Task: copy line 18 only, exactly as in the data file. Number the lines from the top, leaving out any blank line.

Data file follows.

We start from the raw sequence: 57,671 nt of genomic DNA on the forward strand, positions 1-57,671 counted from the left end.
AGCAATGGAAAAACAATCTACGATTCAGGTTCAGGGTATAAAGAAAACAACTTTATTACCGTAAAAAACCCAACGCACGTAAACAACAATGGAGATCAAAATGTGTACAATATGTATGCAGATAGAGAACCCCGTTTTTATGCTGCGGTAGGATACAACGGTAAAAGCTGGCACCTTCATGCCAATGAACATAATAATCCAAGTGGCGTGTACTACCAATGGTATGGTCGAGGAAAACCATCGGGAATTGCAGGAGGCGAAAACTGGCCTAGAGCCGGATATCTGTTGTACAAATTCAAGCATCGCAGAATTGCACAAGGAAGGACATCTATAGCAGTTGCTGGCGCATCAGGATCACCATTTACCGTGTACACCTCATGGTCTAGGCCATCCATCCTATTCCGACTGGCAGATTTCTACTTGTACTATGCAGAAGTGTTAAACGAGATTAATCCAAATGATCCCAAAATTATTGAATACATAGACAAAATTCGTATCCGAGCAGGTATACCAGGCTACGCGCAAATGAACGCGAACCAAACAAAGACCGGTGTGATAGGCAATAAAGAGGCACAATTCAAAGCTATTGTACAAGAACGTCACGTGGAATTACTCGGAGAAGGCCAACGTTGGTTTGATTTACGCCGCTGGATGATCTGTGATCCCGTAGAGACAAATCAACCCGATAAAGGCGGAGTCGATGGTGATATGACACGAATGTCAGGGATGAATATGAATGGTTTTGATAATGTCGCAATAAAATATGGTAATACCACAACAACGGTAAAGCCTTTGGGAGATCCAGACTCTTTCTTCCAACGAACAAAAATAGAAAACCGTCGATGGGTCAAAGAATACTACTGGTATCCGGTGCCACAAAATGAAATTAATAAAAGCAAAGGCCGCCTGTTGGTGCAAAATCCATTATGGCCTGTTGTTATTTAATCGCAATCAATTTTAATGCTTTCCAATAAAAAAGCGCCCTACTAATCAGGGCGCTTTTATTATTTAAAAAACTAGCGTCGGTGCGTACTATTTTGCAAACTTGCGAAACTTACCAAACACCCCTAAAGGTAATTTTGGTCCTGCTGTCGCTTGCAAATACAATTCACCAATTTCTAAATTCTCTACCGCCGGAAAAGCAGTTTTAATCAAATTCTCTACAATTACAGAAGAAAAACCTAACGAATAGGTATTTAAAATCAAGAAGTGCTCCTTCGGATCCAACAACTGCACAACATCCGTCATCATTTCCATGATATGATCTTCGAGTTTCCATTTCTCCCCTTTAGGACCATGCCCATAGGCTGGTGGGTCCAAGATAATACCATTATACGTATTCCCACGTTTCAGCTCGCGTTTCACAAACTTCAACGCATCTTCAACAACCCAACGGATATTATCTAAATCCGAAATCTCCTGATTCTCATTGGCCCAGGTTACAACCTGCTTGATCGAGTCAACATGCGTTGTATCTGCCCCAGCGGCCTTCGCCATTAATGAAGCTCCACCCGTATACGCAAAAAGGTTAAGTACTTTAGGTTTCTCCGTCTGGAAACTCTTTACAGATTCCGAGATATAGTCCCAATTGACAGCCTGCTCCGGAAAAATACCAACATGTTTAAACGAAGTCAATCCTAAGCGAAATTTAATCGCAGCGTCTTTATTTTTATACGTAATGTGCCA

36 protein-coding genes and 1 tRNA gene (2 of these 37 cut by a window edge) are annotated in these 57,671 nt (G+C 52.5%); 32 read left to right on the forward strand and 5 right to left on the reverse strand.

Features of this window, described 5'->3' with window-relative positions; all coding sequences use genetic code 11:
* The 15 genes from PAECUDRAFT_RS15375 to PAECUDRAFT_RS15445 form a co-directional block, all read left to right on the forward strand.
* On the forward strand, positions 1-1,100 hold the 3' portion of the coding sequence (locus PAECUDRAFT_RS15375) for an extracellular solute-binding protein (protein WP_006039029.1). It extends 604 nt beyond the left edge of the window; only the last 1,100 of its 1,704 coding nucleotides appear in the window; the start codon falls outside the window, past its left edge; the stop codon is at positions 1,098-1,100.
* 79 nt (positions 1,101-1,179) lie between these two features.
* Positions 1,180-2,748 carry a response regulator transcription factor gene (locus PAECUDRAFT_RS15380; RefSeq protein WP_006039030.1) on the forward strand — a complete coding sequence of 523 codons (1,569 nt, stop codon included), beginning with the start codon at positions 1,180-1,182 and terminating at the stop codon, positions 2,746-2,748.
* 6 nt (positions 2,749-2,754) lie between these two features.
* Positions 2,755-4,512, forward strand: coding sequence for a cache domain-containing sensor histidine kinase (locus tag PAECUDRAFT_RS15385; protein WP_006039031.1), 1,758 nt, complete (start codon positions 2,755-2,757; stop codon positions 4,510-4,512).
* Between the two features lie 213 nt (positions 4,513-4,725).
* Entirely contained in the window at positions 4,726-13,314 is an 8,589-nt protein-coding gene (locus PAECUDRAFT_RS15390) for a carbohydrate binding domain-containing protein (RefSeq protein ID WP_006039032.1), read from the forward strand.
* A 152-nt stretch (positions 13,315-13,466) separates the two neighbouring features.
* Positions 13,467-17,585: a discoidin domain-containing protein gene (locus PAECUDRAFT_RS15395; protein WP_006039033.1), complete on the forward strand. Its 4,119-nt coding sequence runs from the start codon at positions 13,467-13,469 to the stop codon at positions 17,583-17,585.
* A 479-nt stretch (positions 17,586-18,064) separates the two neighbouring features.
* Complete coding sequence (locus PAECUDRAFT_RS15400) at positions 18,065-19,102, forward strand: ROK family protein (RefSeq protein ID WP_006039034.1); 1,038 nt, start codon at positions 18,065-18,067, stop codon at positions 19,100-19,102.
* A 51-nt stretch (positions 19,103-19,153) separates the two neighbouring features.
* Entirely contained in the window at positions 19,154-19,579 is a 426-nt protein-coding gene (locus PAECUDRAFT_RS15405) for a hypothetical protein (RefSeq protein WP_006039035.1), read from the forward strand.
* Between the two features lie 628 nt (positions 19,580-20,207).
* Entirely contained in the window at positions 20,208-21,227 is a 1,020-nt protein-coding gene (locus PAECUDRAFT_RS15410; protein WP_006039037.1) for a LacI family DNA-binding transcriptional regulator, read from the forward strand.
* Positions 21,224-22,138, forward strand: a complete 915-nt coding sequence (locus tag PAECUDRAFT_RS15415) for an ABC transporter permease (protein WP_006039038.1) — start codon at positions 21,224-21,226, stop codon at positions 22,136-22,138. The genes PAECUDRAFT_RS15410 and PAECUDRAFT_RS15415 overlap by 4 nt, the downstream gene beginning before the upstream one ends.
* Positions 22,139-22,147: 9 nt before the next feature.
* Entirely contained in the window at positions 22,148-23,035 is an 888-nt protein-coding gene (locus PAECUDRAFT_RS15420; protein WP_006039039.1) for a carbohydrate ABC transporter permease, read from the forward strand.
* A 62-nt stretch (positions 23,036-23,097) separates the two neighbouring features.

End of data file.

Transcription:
* Entirely contained in the window at positions 19,154-19,579 is a 426-nt protein-coding gene (locus PAECUDRAFT_RS15405) for a hypothetical protein (RefSeq protein WP_006039035.1), read from the forward strand.